Pfizer-BioNTech, Moderna vaccines safe and effective for children as young as 6-months old
Wednesday, June 22, 2022 2:37 pm
The Western States Scientific Safety Review Workgroup Sunday completed its review of the federal process and has unanimously concluded that the Pfizer-BioNTech and Moderna vaccines are safe and effective for children as young as 6 months old. The Workgroup provided its confirmation to the governors of Washington, California, Nevada and Oregon this afternoon.
The Moderna two-dose vaccine series and the Pfizer three-dose vaccine series are now available to children as young as 6 months old. The Washington State Department of Health last week said once vaccines were approved they will begin supplying healthcare providers with vaccines for children ages 6 months to 4 years.
On Friday, June 17, the U.S. Food and Drug Administration (FDA) authorized the use of the vaccines in children as young as 6 months old, and the CDC affirmed that decision on Saturday. The Workgroup reviewed the federal decisions on Saturday and affirmed them today.
The Workgroup thoroughly reviewed safety and efficacy data for the vaccines. The Workgroup found that completion of either vaccine series produced antibody levels similar to those achieved in individuals aged 16-25 years. Observed vaccine reactions among infants aged 6-12 months and children aged 1 through 5 years were consistent with reactions to other vaccines routinely recommended for these age groups.
The Workgroup concluded that the benefits of completing either vaccine series substantially outweigh any known or likely risks. Immunization can be expected to reduce the numbers of COVID-19-related serious illnesses, hospitalizations, and deaths in young children while facilitating their participation in normal educational, social and recreational activities.
Washington, Oregon, and Nevada joined California's COVID-19 Scientific Safety Review Workgroup in October 2020. The workgroup, made up of nationally-acclaimed scientists with expertise in immunization and public health, has concurrently and independently reviewed the FDA's actions related to COVID-19 vaccines. It will continue to evaluate other COVID-19 vaccines as they go through the federal process.
Statement from Washington Governor Jay Inslee:
"This is excellent news for Washington families and I know many parents who have been eagerly awaiting the opportunity to get their youngest children vaccinated. I encourage parents to contact their trusted providers to discuss any questions or concerns. These vaccines remain the most important tool in our continued efforts to keep people safe from severe COVID illness or hospitalization."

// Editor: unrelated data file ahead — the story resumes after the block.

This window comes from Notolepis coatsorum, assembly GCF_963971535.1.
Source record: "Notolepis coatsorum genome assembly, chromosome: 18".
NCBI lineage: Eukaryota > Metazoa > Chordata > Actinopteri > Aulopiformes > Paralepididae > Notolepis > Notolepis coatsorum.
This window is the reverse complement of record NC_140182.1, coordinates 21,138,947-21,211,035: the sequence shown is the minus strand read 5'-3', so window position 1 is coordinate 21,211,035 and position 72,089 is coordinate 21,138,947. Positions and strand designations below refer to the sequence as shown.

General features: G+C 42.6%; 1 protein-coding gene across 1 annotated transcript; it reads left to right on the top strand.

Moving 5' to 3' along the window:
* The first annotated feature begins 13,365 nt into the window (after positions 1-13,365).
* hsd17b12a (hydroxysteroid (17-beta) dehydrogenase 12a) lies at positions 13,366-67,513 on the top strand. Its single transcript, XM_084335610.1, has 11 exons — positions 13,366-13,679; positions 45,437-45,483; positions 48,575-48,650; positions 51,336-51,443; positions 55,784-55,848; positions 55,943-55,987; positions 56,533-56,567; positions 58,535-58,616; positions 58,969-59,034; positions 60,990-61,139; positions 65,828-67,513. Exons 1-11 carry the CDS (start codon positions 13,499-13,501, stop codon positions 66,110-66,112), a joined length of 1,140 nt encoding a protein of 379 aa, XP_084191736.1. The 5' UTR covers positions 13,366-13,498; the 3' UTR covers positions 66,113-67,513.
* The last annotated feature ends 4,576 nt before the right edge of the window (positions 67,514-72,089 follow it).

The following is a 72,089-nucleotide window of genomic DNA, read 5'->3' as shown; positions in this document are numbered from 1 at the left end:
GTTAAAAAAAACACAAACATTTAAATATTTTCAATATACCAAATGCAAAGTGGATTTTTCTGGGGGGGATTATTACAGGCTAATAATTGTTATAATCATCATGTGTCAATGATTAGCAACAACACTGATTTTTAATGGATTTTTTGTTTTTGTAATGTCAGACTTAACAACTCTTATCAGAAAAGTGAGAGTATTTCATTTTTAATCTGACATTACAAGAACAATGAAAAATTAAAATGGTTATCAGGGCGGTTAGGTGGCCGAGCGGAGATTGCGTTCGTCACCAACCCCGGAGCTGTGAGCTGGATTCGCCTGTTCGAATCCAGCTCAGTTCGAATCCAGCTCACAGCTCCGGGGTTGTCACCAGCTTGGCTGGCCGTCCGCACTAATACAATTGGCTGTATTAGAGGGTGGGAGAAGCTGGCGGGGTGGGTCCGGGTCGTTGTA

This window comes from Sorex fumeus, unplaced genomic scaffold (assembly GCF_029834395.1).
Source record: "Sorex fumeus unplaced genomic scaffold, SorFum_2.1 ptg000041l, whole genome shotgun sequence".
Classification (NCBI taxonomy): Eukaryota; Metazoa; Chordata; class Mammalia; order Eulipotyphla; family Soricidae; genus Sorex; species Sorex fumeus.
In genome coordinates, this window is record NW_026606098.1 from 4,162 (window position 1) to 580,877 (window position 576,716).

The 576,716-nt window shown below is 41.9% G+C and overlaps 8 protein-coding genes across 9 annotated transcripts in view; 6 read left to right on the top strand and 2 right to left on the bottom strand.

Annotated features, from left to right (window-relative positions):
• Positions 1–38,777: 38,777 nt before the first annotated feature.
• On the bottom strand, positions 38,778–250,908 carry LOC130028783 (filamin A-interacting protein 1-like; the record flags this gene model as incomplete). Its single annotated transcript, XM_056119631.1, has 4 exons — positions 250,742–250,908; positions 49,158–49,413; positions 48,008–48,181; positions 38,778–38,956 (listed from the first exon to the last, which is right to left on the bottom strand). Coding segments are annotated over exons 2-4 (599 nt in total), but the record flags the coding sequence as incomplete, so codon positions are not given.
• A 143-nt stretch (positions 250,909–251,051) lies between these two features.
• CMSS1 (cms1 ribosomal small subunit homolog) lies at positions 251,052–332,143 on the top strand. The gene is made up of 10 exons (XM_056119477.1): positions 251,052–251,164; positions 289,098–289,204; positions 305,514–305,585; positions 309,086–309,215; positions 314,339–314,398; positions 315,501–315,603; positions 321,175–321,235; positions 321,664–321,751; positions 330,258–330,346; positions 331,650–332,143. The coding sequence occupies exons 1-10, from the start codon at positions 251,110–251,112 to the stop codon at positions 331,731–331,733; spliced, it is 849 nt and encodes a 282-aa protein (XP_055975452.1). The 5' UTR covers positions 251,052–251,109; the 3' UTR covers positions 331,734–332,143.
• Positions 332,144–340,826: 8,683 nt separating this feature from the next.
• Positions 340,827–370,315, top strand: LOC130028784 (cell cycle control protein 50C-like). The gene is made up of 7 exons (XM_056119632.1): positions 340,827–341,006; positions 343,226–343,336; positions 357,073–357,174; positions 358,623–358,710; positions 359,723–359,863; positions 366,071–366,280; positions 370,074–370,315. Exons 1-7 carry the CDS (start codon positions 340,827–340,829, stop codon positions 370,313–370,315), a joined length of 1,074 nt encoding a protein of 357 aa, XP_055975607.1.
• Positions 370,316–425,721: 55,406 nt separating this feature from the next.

Wildfire Season Approaching
As summer approaches, so does the possibility of fires and dangerous smoke. Nationally, more than 80 percent of wildfires are started by people. Washingtonians all have a part to play to prevent, and prepare for, dangerous wildfires.
Wildfire smoke contains small particles and gases, including carbon monoxide. These particles can enter your eyes and lungs and cause health problems. State agencies are hosting 'Washington Smoke Ready' week to encourage folks to take steps now to prevent wildfire and protect against wildfire smoke.
Tips to prevent wildfire include:
Use an ashtray to fully extinguish cigarettes.
Park hot vehicles on pavement rather than dry grass.
Check trailer chains to make sure they don't drag and cause sparks.
Tips to find relief from wildfire smoke include:
Make a low-cost, effective clean air fan.
Set your home and vehicle air conditioners to recirculate.
Delay activities that stir up dust or other particles such as vacuuming or mowing the lawn.
National Blood Shortage;
More Donors Needed
A nationwide blood shortage continues, and eligible Washingtonians are encouraged to donate. June 14 was the celebration of 'World Blood Donor Day,' and blood centers across Washington are preparing for the critical blood donation months ahead.
"We encourage Washingtonians to donate blood this summer, if they are eligible donors. We must ensure safe and reliable supply in our local communities. You could save a life with your donation, so please donate today. Thank you to our State Dept. of Health and Washington State Blood Coalition for working together to encourage donors," said Inslee.
More information about donating blood and scheduling appointments is available from local blood centers: